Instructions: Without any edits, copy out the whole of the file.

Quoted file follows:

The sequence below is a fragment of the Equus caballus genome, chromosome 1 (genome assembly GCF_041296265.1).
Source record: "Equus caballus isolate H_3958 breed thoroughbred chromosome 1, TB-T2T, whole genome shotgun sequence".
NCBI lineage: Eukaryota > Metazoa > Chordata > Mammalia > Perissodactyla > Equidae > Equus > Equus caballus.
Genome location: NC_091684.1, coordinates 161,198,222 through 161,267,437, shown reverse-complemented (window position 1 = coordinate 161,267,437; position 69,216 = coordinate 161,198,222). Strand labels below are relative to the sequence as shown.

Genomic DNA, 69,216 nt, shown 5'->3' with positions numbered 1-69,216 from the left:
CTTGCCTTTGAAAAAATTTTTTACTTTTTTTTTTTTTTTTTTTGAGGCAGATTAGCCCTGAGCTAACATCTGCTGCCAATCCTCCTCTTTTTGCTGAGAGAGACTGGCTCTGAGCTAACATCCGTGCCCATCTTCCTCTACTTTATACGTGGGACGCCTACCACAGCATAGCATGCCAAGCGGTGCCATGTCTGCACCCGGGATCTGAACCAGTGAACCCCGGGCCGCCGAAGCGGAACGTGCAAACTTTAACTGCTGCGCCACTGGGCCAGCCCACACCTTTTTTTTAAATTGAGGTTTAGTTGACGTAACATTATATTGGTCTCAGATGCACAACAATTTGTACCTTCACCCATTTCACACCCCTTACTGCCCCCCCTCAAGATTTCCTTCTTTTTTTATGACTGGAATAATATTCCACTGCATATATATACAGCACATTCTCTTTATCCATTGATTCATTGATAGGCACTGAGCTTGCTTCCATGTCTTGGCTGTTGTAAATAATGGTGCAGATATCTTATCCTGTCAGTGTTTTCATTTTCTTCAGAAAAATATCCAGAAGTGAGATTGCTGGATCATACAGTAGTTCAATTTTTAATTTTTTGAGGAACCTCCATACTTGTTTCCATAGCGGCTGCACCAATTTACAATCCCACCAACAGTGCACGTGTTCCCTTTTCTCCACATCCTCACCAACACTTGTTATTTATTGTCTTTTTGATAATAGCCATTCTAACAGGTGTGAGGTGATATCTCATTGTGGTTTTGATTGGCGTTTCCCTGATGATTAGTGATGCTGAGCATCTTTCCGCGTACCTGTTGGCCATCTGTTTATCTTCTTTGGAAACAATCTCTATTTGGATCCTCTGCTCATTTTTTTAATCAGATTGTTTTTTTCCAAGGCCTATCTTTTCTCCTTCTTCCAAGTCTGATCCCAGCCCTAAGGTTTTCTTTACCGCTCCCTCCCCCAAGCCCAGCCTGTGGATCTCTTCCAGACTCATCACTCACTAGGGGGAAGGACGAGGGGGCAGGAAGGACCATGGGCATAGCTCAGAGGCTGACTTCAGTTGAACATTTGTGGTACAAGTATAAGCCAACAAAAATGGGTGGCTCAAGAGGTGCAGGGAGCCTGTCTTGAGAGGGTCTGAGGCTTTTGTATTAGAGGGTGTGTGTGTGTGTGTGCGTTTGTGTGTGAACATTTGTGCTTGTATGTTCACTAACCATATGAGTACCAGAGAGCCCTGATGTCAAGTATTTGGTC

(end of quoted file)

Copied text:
The sequence below is a fragment of the Equus caballus genome, chromosome 1 (genome assembly GCF_041296265.1).
Source record: "Equus caballus isolate H_3958 breed thoroughbred chromosome 1, TB-T2T, whole genome shotgun sequence".
NCBI lineage: Eukaryota > Metazoa > Chordata > Mammalia > Perissodactyla > Equidae > Equus > Equus caballus.
Genome location: NC_091684.1, coordinates 161,198,222 through 161,267,437, shown reverse-complemented (window position 1 = coordinate 161,267,437; position 69,216 = coordinate 161,198,222). Strand labels below are relative to the sequence as shown.

Genomic DNA, 69,216 nt, shown 5'->3' with positions numbered 1-69,216 from the left:
CTTGCCTTTGAAAAAATTTTTTACTTTTTTTTTTTTTTTTTTTGAGGCAGATTAGCCCTGAGCTAACATCTGCTGCCAATCCTCCTCTTTTTGCTGAGAGAGACTGGCTCTGAGCTAACATCCGTGCCCATCTTCCTCTACTTTATACGTGGGACGCCTACCACAGCATAGCATGCCAAGCGGTGCCATGTCTGCACCCGGGATCTGAACCAGTGAACCCCGGGCCGCCGAAGCGGAACGTGCAAACTTTAACTGCTGCGCCACTGGGCCAGCCCACACCTTTTTTTTAAATTGAGGTTTAGTTGACGTAACATTATATTGGTCTCAGATGCACAACAATTTGTACCTTCACCCATTTCACACCCCTTACTGCCCCCCCTCAAGATTTCCTTCTTTTTTTATGACTGGAATAATATTCCACTGCATATATATACAGCACATTCTCTTTATCCATTGATTCATTGATAGGCACTGAGCTTGCTTCCATGTCTTGGCTGTTGTAAATAATGGTGCAGATATCTTATCCTGTCAGTGTTTTCATTTTCTTCAGAAAAATATCCAGAAGTGAGATTGCTGGATCATACAGTAGTTCAATTTTTAATTTTTTGAGGAACCTCCATACTTGTTTCCATAGCGGCTGCACCAATTTACAATCCCACCAACAGTGCACGTGTTCCCTTTTCTCCACATCCTCACCAACACTTGTTATTTATTGTCTTTTTGATAATAGCCATTCTAACAGGTGTGAGGTGATATCTCATTGTGGTTTTGATTGGCGTTTCCCTGATGATTAGTGATGCTGAGCATCTTTCCGCGTACCTGTTGGCCATCTGTTTATCTTCTTTGGAAACAATCTCTATTTGGATCCTCTGCTCATTTTTTTAATCAGATTGTTTTTTTCCAAGGCCTATCTTTTCTCCTTCTTCCAAGTCTGATCCCAGCCCTAAGGTTTTCTTTACCGCTCCCTCCCCCAAGCCCAGCCTGTGGATCTCTTCCAGACTCATCACTCACTAGGGGGAAGGACGAGGGGGCAGGAAGGACCATGGGCATAGCTCAGAGGCTGACTTCAGTTGAACATTTGTGGTACAAGTATAAGCCAACAAAAATGGGTGGCTCAAGAGGTGCAGGGAGCCTGTCTTGAGAGGGTCTGAGGCTTTTGTATTAGAGGGTGTGTGTGTGTGTGTGCGTTTGTGTGTGAACATTTGTGCTTGTATGTTCACTAACCATATGAGTACCAGAGAGCCCTGATGTCAAGTATTTGGTC